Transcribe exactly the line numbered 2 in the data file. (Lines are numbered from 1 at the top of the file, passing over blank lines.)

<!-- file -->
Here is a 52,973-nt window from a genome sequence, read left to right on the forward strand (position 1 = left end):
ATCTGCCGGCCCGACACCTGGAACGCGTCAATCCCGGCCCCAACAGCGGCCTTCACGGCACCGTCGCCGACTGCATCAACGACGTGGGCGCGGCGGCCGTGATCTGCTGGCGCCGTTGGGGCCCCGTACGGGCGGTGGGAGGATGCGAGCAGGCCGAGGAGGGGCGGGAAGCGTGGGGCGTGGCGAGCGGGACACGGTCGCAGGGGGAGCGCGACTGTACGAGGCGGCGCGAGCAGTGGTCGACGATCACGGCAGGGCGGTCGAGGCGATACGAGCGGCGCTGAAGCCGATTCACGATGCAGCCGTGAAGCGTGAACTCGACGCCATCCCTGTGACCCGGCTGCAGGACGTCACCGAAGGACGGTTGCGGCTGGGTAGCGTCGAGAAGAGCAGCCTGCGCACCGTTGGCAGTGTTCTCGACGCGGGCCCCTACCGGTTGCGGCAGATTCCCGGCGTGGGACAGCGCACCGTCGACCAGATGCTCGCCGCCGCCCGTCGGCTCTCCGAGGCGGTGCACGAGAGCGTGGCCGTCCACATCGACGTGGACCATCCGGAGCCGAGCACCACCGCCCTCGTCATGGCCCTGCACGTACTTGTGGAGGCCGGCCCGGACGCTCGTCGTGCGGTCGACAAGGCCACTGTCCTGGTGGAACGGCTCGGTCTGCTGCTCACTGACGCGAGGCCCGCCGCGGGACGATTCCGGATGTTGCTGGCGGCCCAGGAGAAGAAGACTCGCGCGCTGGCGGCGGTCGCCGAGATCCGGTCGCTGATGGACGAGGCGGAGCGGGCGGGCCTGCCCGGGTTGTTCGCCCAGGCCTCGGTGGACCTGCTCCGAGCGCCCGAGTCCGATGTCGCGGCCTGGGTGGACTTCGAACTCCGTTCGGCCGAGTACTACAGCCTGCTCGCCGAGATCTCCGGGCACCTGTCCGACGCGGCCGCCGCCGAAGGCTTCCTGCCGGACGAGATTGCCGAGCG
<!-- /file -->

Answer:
ATCTGCCGGCCCGACACCTGGAACGCGTCAATCCCGGCCCCAACAGCGGCCTTCACGGCACCGTCGCCGACTGCATCAACGACGTGGGCGCGGCGGCCGTGATCTGCTGGCGCCGTTGGGGCCCCGTACGGGCGGTGGGAGGATGCGAGCAGGCCGAGGAGGGGCGGGAAGCGTGGGGCGTGGCGAGCGGGACACGGTCGCAGGGGGAGCGCGACTGTACGAGGCGGCGCGAGCAGTGGTCGACGATCACGGCAGGGCGGTCGAGGCGATACGAGCGGCGCTGAAGCCGATTCACGATGCAGCCGTGAAGCGTGAACTCGACGCCATCCCTGTGACCCGGCTGCAGGACGTCACCGAAGGACGGTTGCGGCTGGGTAGCGTCGAGAAGAGCAGCCTGCGCACCGTTGGCAGTGTTCTCGACGCGGGCCCCTACCGGTTGCGGCAGATTCCCGGCGTGGGACAGCGCACCGTCGACCAGATGCTCGCCGCCGCCCGTCGGCTCTCCGAGGCGGTGCACGAGAGCGTGGCCGTCCACATCGACGTGGACCATCCGGAGCCGAGCACCACCGCCCTCGTCATGGCCCTGCACGTACTTGTGGAGGCCGGCCCGGACGCTCGTCGTGCGGTCGACAAGGCCACTGTCCTGGTGGAACGGCTCGGTCTGCTGCTCACTGACGCGAGGCCCGCCGCGGGACGATTCCGGATGTTGCTGGCGGCCCAGGAGAAGAAGACTCGCGCGCTGGCGGCGGTCGCCGAGATCCGGTCGCTGATGGACGAGGCGGAGCGGGCGGGCCTGCCCGGGTTGTTCGCCCAGGCCTCGGTGGACCTGCTCCGAGCGCCCGAGTCCGATGTCGCGGCCTGGGTGGACTTCGAACTCCGTTCGGCCGAGTACTACAGCCTGCTCGCCGAGATCTCCGGGCACCTGTCCGACGCGGCCGCCGCCGAAGGCTTCCTGCCGGACGAGATTGCCGAGCG